The "bad" news is that I'm still a little confused about the function call parameter "m".  Note that I am not a mathematics expert- I've simply used your code as a black box audio-range FFT with 64 band resolution, just as you have.  I then diddle with outputting the array in various ways.  Works great, just working out gain on amplifier for electret mic.  It works with a single-stage NPN, but the signals are pretty small.. later today going to add a second NPN (collector direct-coupled, E1-B2 coupled, with and without capacitor, to make a darlington of them) to see if the signal is better.. would be a nice thing if works out to be that easy (doubtful).

I'm trying to understand the underlying math, it's some pretty hardcore stuff.. matrix math and imaginary components.. erm... where's the aspirin? So instead, I'm starting with examining what you have done, to try to get a mental handle on the process from a practical standpoint- as the implementation works, I want to understand WHY it works.

I've got my head around the arrays and why they are needed, but what exactly is "m", in practical terms?  It's cryptically referred to as a bit-shift parameter for the data, but that seems wrong too.  Is it number of data bits (7 bits, 0-127) in the output array data?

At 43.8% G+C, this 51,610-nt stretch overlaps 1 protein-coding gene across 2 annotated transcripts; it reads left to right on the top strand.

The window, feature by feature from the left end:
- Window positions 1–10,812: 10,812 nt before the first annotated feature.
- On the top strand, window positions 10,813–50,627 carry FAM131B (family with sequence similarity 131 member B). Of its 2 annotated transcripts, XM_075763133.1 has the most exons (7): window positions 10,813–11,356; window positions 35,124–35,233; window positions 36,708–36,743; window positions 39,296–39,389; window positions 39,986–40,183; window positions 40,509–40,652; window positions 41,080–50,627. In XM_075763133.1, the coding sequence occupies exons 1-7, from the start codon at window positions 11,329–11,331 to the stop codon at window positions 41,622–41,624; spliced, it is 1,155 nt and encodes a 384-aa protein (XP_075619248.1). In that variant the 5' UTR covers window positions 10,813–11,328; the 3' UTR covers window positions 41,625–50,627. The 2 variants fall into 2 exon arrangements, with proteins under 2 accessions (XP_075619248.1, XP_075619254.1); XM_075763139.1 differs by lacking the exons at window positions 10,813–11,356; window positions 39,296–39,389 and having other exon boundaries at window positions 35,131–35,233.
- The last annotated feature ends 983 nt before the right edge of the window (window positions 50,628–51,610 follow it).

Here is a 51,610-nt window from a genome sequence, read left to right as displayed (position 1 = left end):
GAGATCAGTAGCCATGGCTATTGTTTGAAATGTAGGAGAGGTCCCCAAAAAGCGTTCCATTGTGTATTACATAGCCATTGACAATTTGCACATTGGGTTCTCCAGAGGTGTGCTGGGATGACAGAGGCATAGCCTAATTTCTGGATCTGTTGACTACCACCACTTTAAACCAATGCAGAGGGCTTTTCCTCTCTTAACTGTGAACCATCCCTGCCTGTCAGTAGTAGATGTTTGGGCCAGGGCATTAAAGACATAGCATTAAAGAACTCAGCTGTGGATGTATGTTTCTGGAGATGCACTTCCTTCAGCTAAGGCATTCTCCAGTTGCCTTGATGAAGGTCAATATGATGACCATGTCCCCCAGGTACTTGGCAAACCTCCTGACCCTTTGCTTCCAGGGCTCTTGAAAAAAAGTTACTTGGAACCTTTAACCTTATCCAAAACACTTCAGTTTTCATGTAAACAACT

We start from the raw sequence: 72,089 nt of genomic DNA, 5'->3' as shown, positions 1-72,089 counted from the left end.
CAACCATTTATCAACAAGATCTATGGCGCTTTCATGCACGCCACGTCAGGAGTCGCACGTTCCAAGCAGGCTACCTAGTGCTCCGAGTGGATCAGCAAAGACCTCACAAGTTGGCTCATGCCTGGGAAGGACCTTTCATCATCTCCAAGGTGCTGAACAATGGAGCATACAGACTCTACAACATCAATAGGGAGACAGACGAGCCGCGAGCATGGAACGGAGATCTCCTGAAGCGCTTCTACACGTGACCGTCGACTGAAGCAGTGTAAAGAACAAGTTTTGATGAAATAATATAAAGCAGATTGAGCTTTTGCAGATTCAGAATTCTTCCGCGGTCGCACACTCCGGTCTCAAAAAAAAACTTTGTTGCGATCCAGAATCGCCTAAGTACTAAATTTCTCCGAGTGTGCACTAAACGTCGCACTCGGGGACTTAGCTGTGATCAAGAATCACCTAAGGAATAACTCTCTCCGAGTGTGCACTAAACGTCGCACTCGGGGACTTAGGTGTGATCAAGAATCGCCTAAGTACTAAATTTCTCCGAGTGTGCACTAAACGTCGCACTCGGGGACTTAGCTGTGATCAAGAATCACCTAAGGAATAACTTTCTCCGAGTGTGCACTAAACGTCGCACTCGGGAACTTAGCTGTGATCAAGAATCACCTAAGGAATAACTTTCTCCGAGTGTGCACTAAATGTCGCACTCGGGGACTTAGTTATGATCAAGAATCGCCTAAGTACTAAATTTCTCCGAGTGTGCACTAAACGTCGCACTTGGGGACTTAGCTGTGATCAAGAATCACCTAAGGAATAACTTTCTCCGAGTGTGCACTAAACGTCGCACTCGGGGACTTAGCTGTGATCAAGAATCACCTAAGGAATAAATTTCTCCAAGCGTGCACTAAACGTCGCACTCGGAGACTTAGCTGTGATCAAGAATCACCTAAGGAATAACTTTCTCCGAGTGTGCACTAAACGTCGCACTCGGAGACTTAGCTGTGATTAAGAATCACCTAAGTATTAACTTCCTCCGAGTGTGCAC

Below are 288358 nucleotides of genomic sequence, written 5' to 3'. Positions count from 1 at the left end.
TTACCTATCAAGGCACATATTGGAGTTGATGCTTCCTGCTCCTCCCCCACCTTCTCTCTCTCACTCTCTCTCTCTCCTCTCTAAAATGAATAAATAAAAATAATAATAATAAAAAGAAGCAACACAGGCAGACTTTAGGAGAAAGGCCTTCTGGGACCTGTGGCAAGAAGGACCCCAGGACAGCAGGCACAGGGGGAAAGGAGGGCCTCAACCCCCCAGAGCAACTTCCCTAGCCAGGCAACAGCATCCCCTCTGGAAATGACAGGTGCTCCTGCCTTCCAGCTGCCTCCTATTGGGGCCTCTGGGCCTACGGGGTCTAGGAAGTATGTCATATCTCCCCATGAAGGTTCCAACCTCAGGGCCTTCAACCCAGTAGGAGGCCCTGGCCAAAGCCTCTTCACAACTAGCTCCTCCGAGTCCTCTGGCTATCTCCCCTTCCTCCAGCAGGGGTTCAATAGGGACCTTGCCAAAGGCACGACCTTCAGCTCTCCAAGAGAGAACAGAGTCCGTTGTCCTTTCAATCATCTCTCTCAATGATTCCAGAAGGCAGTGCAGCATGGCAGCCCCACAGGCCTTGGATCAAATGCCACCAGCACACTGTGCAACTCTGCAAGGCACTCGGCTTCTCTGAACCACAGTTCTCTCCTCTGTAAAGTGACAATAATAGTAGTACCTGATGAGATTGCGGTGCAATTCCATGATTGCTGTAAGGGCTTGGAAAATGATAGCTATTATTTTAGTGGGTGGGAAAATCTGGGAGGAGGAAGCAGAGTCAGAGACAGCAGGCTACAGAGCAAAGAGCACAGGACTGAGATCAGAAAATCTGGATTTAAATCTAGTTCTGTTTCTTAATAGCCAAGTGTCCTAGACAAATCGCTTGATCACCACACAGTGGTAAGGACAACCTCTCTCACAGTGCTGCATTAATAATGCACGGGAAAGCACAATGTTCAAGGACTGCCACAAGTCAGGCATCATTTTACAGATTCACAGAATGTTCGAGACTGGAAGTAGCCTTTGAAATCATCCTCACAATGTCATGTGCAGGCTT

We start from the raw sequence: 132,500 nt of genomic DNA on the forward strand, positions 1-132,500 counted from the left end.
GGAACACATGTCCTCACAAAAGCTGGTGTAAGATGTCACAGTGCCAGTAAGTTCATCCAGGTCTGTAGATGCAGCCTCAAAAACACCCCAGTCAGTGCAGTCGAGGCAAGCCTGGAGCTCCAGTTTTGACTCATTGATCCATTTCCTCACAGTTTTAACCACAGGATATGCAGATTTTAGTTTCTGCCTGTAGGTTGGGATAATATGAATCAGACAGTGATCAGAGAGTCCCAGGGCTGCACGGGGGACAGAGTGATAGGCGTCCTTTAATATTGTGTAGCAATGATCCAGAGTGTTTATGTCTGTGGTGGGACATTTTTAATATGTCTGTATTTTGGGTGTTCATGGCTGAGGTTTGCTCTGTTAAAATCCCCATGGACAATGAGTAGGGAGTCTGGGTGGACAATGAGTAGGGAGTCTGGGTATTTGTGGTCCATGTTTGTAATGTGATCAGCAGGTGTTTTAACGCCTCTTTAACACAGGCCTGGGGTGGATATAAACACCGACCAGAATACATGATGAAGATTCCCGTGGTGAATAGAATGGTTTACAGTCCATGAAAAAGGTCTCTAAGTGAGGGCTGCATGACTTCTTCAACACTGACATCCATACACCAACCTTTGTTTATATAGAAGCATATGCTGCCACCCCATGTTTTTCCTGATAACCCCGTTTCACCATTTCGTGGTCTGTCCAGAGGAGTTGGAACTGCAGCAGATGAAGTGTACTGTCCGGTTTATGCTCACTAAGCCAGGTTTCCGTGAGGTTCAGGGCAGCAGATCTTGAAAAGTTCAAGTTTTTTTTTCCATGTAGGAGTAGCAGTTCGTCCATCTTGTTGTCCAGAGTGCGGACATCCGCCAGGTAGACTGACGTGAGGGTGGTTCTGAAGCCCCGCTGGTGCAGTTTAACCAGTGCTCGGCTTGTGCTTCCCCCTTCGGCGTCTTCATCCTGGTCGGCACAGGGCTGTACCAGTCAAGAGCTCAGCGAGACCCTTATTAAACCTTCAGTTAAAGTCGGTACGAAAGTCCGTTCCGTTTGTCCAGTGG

Thanks for any insight, I'm amazed our little arduino can perform a transform reasonably... this code is perfect for my uses, so I want to understand at least the function call parameters, even if the rest remains a Black Box for the time being..

Great work!
When the testing is complete there will be... cake.

Rusty in Texas

m = log2(n) where n is the number of data points in the input.
 
log2(n) =  the logarithm, base 2, of n. Essentially the number of
bits in the value of n.

Since the size of data[] is 128, the n is 7 because 2**7 == 128.

The number of input points/samples for FFT's should be a nice
power of 2 (8,16,32,etc).  If not, zero-filled at the end to fill that
data array to the next highest power of two before an FFT is
performed.

Hope that helps.

tendor

Hello, deif.
You use int8_t ie 8bit char here
Quote
const prog_int8_t Sinewave[N_WAVE-N_WAVE/4] PROGMEM = {

And why do you read words into the fix_fft() function?
Quote
wr =  pgm_read_word_near(Sinewave + j+N_WAVE/4);


Thanks.